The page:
Le Fromage: The World of French Cheese (Part 4) Posted by mtaulier on Jul 28, 2014 in Cooking, History, Wine
I hope you’ve been enjoying our little excursion through the world of French cheese. If you dislike the taste of cheese or have never tried a sampling of French cheeses, a basic knowledge of some of the most famous varieties may prove useful someday if you decide to visit France for the first time. Should you find yourself devant un plateau de fromage (before a cheese tray), gazing in wonder at the different shapes and colors laid out in front of you, I hope you remember a few details from these posts.
You might not wish to become a cheese expert, but you will no doubt begin to cultivate une appréciation pour l’histoire et la tradition (an appreciation for the history and tradition) of centuries of French cheese. After all, who can call themselves a Francophile without at least acknowledging France’s mastery of all things fromage?
On that note, let us continue our foray into the cheese universe by exploring two of my favorites.
Un fromage ancien (an ancient cheese) whose origins stretch back nearly two millennia, Cantal comes from the Auvergne region in central France, more precisely from the Cantal department, home to a beautiful range of montagnes vertes (green mountains) called the Cantal Mountains. The volcanoes in the area are surrounded by de la terre fertile (fertile land) with pastures perfect for grazing.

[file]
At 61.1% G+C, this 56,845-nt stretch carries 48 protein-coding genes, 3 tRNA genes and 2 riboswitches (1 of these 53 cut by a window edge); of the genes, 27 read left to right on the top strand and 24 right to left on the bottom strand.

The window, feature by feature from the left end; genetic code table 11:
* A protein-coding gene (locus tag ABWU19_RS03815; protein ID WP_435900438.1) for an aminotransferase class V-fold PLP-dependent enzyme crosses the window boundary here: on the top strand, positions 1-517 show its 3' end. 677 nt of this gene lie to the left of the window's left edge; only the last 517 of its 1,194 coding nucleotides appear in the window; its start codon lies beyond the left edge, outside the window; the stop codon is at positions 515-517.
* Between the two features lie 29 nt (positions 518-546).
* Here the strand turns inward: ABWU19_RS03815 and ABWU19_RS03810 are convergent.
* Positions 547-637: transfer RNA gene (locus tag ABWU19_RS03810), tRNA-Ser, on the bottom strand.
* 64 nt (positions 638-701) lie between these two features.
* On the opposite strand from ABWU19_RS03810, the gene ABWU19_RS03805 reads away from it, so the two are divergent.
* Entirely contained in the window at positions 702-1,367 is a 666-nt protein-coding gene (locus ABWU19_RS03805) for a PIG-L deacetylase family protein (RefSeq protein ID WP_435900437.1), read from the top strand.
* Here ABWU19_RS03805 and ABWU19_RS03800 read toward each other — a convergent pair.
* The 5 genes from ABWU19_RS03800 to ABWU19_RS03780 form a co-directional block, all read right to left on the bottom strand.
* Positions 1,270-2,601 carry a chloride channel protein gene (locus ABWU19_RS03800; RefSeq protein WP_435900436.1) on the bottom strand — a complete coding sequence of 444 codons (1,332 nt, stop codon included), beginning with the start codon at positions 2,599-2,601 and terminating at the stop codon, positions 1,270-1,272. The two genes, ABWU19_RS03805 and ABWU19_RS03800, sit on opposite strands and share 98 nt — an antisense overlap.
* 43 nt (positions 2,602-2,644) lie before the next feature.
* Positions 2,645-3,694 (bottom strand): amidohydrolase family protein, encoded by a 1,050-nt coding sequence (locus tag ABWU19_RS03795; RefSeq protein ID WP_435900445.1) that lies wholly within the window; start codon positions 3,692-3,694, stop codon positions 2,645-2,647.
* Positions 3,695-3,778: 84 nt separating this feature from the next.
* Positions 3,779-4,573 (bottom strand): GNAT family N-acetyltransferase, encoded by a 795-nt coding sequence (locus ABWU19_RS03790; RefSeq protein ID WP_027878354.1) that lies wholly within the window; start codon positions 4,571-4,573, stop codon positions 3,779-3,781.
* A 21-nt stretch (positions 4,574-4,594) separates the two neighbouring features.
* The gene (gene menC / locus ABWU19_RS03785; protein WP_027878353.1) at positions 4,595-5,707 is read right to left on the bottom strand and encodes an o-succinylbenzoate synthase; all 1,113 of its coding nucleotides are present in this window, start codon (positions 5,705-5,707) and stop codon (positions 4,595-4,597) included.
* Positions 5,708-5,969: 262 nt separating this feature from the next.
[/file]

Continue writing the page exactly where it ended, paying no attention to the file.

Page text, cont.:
A heavy and dense cheese, Cantal is made from cow’s milk and shaped into cylinders with a light brown rind. Cantal has un goût distinct (a distinct flavor) reminiscent of nuts. Paired with fruit or melted into soups or fondue, Cantal is sure to entice even the most incredulous cheese critic.
Reblochon may not have the rich history or cachet of Cantal, but it has a fascinating history nonetheless. Reblochon est un fromage très crémeux (is a very creamy cheese) from the Savoie region, similar to Brie in consistency. Du lait cru de vache (raw cow’s milk) produces Reblochon and in fact the name Reblochon comes from the verb reblocher, a technique used by farmers in centuries past whereby a cow was not fully milked so as to withhold the full supply of milk to be paid as tax to landowners. The remaining milk produced by the second milking was richer and used to produce cheese.
Reblochon must be turned every two days and washed with whey. You will notice un arôme d’herbes (an herbal aroma) that is quite pleasing. Because of its soft consistency, Reblochon is excellent when spread on a baguette and paired with a bold red wine or even a light white wine from the Savoie region.